The latest annual report released by the Committee on Foreign Investment in the United States reflects a steep increase in notices and abandoned deals, highlighting how the national security-focused interagency committee has ramped up under the Trump administration.
The unclassified version of the report, which covers the 2016 and 2017 calendar years, was released Friday. It provides a rare glimpse into matters being fielded by CFIUS, which reviews certain inbound transactions for national security risks, and how review activity has evolved in recent years. The last report was released in 2017, and covered the 2015 calendar year.
The latest report shows that the number of investigations by CFIUS and the number of transaction notices withdrawn from the review process during the investigation period both doubled in 2017. The uptick reflects the general feeling among many CFIUS-focused attorneys that the interagency committee doubled down on efforts to flag potentially risky transactions after President Donald Trump took office.
“In 2017, on both an absolute and relative basis, a greater number of notices were withdrawn and not refiled — in other words, frustrated — as compared to 2016 and 2015,” said Mario Mancuso, who heads Kirkland & Ellis LLP’s international trade and national security practice.
"The macro point is that, in the Trump era, CFIUS has swung for the fences — and has made solid contact on many transactions,” Mancuso said.
According to the latest report, CFIUS received 237 notices during 2017, which led to 172 investigations. There were 67 notices withdrawn during the investigation phase. That’s a clear jump from the 172 notices filed during 2016. Of the 79 investigations conducted that year, 67 notices were withdrawn during that phase.
“This report shows what many of us following CFIUS activity for years have long known — oversight of foreign investments into U.S. companies is on the rise. It’s just another sign that U.S. companies considering any level of foreign investment must have CFIUS on their radar,” Anne Salladin, a Hogan Lovells international trade and investment partner, told Law360 in an email.
A supplementary table released alongside the report also shows that of the 74 total notices withdrawn in 2017, 24 were abandoned entirely due to concerns flagged by CFIUS. Another six notices were withdrawn for other, unspecified reasons.
That compares to the 27 notices that were withdrawn in 2016, with only three abandoned due to CFIUS-related concerns.
The trend continued into 2018 as well. During that calendar year, 229 notices were filed, leading to 159 investigations and one presidential decision. Of the notices filed, 66 were withdrawn, 17 of which were abandoned because of issues highlighted by CFIUS.
And CFIUS is not expected to see a lighter load anytime soon, regardless of whether or not Trump is reelected in 2020, given the bipartisan support the committee has.
"I think it’s clear that the Trump administration has made CFIUS very impactful; it’s also clear that CFIUS enjoys deep bipartisan support," Mancuso said.
Notices are also slated to rise further in 2020 and beyond, as the U.S. Department of the Treasury prepares to implement in the coming year new rules outlined by 2018's Foreign Investment Risk Review Modernization Act. FIRRMA broadens CFIUS' reach and makes filings in sensitive areas like critical technologies and infrastructure mandatory.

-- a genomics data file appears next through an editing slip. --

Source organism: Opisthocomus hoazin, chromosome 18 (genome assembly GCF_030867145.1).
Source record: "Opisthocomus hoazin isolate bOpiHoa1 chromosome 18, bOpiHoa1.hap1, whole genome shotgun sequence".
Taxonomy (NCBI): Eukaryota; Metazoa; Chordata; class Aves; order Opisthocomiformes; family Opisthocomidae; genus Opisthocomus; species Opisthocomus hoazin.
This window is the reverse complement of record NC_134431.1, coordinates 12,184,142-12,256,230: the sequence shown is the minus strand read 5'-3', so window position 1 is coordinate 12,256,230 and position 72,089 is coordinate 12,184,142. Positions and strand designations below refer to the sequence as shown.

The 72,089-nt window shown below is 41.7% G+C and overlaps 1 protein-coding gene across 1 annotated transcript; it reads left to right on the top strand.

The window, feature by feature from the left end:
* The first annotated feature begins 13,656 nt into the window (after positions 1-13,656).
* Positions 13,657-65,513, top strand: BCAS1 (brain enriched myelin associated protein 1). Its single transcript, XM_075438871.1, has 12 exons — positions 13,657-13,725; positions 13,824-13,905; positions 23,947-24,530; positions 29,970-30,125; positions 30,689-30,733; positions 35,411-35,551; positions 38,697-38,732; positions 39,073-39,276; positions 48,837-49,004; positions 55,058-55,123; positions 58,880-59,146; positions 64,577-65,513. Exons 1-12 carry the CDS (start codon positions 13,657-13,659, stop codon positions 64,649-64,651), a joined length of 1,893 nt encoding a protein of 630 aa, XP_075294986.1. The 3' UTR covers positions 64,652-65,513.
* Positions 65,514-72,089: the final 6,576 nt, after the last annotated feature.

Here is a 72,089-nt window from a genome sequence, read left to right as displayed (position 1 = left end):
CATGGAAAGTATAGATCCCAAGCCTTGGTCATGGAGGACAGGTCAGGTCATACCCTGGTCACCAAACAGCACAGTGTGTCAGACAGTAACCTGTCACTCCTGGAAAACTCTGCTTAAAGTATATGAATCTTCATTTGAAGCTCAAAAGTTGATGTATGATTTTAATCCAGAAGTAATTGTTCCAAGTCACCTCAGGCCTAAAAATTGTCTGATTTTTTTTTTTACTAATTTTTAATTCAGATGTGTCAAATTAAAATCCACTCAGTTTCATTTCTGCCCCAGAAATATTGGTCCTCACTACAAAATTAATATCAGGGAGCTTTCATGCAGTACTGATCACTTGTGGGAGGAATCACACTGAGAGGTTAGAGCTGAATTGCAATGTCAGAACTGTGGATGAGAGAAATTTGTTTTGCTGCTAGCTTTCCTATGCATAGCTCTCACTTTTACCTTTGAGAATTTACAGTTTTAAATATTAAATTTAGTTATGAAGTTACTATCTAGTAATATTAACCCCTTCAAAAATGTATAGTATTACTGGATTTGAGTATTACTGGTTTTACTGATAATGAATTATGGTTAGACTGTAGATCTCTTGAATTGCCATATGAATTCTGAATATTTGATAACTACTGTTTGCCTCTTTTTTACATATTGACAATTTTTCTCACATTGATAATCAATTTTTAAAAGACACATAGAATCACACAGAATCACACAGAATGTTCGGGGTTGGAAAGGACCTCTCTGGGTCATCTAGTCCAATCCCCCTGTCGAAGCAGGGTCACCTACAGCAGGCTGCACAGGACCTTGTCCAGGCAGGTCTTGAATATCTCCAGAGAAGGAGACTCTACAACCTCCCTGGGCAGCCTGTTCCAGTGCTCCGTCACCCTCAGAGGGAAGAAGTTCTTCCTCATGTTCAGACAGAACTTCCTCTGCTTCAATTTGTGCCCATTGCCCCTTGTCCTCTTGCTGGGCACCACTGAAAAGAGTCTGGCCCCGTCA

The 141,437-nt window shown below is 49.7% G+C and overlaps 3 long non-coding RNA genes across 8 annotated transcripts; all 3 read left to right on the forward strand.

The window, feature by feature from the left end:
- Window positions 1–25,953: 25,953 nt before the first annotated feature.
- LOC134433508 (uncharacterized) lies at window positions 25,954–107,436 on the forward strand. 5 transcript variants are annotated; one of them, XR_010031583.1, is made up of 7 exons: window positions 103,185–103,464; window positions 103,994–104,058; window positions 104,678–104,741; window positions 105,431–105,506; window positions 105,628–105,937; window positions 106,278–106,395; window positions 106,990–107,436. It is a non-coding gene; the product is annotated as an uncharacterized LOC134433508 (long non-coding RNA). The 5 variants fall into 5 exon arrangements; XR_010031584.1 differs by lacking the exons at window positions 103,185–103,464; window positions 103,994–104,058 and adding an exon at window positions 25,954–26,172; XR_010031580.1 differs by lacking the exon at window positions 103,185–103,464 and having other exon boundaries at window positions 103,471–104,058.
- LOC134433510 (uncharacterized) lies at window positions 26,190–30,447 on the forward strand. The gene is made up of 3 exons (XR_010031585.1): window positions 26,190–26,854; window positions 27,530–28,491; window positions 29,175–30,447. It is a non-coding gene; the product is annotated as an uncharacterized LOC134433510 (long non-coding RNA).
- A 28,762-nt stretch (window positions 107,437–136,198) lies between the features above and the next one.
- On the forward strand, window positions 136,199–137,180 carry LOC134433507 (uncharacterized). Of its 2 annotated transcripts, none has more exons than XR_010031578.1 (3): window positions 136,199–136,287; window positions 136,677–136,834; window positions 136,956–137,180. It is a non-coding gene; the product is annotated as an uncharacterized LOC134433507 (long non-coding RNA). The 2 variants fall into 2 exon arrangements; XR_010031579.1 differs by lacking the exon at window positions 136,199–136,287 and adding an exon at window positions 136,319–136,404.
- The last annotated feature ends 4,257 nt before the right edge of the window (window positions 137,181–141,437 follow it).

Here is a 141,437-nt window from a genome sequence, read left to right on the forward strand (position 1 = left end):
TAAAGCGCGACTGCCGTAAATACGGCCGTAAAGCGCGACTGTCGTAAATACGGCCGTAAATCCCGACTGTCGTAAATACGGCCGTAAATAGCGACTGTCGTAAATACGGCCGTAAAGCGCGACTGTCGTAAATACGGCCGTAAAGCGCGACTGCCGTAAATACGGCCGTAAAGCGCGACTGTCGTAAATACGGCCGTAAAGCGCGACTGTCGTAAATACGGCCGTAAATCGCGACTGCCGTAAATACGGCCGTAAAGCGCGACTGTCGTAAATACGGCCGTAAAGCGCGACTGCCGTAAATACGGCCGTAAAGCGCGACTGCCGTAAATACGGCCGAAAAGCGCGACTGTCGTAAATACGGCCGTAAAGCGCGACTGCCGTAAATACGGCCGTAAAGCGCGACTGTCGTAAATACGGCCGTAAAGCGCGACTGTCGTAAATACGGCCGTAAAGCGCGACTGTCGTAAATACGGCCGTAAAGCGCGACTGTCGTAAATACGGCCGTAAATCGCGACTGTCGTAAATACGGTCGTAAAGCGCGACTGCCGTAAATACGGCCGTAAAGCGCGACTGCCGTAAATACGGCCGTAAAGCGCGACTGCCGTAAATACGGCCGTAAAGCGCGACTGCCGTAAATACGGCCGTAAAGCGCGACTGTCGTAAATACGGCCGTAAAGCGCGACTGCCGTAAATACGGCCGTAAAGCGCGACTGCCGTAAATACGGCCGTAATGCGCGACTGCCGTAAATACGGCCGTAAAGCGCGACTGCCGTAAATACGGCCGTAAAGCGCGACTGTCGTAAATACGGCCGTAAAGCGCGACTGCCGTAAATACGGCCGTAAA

The latest annual CFIUS report also shows that of the transactions covered by CFIUS in 2017, most stemmed from the finance, information and services sector.
According to the report, of the 237 notices filed, 108 were from the finance, information and services sector. That compares to the 68 notices filed in the sector the year prior.
The second-busiest sector for 2017 was manufacturing, with 82 notices filed compared to 67 the year prior.
Not so surprising given all the chatter in recent years about concerns with Chinese buyers, deals hailing from China were reviewed more than those from any other country. According to the report, 60 notices concerned transactions with Chinese buyers, compared to the 22 filed by Canadian buyers and the 20 filed by Japanese buyers during 2017.
The activity from China, Canada and Japan was followed by the U.K. and France, where 18 and 14 deals were reviewed in 2017, respectively.
China has been a key point of concern for CFIUS and discussions about the country’s focused efforts to invest in technology elsewhere. Risks associated with China were highlighted as Congress worked to put together FIRRMA.
The latest report from CFIUS also shows that the buyer does not necessarily even have to be from a country considered higher risk for the interagency committee to have concerns with the transaction.
According to the report’s discussion of the perceived adverse effects of covered transactions, CFIUS is also closely looking at the involvement of third parties involving certain technologies to see whether those third parties could access anything sensitive.
The CFIUS report said potential concerns included that certain technologies could be transferred to third parties “not directly related to the buyer, to the detriment of national security.”
"That’s another way in which the China risk is made manifest. It’s not just that you have a Chinese buyer. [It’s] a German buyer or a French buyer or a British buyer, whatever the case might be, which has nontrivial, unrelated, independent value chain exposure in the Chinese market — that’s the risk,” Mancuso said.
While it’s unclear when the full study of CFIUS activity in 2018 will be released, reviews are expected to trend upward as the rules called for by FIRRMA are positioned to go into effect in February.